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Leaked papers link top Chinese leaders to Uyghur crackdown – BBC News

A newly published cache of documents directly links top Chinese leaders including President Xi Jinping to the state's crackdown on Uyghur Muslims.
The documents include speeches which analysts say prove senior government leaders called for measures that led to mass internment and forced labour.
China has consistently denied that it is committing genocide against Uyghurs.
Some of the documents were the subject of an earlier report, but the latest leak has previously unseen information.
They were passed to the Uyghur Tribunal – an independent people's tribunal in the UK – in September, but have not previously been published in full. The tribunal asked three academics who specialise in the field – Drs Adrian Zenz, David Tobin and James Millward – to authenticate the documents.
The documents, branded the 'Xinjiang Papers', after the region which is home to most of China's Uyghurs, reveal how Chinese Communist party (CCP) leaders including Mr Xi and Premier Li Keqiang made statements which directly led to policies affecting the Uyghurs and other Muslims.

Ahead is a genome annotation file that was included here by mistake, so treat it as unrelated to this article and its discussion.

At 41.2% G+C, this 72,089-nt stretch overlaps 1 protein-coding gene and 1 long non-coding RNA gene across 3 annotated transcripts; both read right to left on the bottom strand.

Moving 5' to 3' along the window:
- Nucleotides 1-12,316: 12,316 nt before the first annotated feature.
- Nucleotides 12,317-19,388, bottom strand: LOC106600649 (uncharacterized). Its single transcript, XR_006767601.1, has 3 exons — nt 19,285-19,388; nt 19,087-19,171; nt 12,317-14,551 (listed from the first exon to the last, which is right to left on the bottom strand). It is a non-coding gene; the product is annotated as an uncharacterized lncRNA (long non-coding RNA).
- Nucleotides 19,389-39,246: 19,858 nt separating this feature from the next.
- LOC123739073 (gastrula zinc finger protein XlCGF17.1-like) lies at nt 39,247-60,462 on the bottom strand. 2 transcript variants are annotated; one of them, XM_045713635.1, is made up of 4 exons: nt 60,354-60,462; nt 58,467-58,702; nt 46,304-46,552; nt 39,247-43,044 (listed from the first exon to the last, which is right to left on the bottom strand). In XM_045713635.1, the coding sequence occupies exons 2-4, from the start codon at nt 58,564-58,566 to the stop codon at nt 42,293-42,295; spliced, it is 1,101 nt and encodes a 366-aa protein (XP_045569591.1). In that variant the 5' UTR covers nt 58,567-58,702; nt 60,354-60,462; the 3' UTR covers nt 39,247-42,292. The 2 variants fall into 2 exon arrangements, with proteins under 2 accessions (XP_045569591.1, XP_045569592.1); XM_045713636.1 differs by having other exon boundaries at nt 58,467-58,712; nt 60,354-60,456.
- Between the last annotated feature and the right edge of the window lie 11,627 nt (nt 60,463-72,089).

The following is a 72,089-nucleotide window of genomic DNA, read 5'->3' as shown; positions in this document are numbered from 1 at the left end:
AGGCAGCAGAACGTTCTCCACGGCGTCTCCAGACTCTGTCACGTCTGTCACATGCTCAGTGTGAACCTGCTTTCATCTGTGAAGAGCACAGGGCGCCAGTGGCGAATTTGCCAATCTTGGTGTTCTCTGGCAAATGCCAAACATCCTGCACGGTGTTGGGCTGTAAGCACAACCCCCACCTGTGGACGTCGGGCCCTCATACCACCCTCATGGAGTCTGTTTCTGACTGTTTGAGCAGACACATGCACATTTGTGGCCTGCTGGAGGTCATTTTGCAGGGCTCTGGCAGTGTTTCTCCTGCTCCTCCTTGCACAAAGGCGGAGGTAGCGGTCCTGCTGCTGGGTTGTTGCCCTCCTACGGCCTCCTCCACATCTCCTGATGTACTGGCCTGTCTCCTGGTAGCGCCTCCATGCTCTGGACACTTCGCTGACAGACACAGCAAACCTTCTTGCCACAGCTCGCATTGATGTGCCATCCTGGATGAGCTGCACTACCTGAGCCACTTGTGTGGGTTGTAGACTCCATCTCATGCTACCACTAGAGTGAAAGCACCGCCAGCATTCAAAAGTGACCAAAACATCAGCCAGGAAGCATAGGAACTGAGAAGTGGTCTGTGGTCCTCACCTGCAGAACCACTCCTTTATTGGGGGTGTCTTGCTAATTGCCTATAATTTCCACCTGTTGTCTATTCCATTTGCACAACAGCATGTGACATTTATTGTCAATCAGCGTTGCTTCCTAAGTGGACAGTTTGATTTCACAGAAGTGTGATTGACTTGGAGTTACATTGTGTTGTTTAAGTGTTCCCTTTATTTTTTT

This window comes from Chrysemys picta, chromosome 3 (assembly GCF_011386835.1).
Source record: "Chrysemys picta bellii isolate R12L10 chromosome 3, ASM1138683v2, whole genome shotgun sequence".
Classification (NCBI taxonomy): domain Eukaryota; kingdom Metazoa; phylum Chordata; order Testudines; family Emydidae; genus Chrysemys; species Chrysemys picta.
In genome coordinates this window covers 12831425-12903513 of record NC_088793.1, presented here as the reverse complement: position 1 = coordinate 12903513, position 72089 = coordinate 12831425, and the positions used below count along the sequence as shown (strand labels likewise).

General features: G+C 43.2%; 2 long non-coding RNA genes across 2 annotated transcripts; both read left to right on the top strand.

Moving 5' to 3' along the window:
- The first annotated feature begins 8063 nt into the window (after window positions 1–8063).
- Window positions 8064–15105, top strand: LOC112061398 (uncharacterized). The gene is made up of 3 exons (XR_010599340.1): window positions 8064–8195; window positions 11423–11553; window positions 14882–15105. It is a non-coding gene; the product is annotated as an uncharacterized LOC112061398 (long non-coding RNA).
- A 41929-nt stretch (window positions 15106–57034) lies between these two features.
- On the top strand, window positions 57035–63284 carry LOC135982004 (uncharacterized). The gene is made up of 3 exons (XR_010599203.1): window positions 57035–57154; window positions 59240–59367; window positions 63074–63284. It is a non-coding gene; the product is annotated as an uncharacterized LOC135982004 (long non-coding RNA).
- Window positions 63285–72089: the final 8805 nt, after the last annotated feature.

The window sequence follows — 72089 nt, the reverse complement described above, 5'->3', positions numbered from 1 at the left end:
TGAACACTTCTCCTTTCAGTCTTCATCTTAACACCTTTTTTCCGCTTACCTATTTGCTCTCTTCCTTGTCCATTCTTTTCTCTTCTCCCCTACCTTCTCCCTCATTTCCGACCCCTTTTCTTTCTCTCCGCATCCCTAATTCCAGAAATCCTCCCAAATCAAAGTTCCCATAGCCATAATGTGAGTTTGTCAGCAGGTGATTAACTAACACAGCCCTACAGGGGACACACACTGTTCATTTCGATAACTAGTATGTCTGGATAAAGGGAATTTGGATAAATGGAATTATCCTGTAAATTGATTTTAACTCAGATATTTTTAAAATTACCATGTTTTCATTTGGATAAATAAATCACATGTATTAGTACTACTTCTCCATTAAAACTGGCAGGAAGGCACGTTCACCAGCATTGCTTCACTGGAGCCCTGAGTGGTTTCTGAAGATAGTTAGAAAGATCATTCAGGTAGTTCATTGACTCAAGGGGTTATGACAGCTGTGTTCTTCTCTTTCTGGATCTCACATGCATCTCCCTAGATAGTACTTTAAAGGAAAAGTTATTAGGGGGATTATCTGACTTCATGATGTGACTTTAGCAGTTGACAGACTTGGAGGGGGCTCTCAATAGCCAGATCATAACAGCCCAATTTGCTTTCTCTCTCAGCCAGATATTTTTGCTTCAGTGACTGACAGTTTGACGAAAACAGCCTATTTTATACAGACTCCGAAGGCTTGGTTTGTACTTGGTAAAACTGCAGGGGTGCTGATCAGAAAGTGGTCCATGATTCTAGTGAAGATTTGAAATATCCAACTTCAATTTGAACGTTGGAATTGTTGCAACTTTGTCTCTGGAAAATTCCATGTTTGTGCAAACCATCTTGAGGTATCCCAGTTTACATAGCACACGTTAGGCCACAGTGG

These include forced internments, mass sterilisations, forced assimilation, "re-education", and coercion of detained Uyghurs to work in factories.
The New York Times had reported on an identical set of documents that were leaked to them in 2019, but not all were made available to the public.
In a report on the documents, Dr Zenz said his analysis showed that the links between statements made by top government figures and subsequent policies that were implemented against the Uyghurs were "far more extensive, detailed and significant than previously understood".
China has come under massive international pressure over allegations of human rights violations in Xinjiang. A marked shift in China's approach to the region can be traced back to two brutal attacks on pedestrians and commuters in Beijing in 2013 and the city of Kunming in 2014, blamed by China on Uyghur Islamists and separatists.
Its response from 2016 onwards has been the building of so-called "re-education" camps for Uyghurs and other Muslims, and the targeting of Xinjiang residents deemed to have displayed any behaviour viewed as a sign of untrustworthiness.
China has also pursued a strategy of forced labour, by deploying Uyghurs to pick cotton in Xinjiang.
In addition, reports have emerged of China forcibly mass sterilising Uyghur women to suppress the population, separating children from their families, and attempting to break the cultural traditions of the group.
Several countries, including the US, Canada and the Netherlands, have accused China of committing genocide and crimes against humanity.
China has vehemently denied these allegations, saying the crackdown in Xinjiang is necessary to prevent terrorism and root out Islamist extremism, and the camps are an effective tool for "re-educating" inmates in its fight against terrorism.
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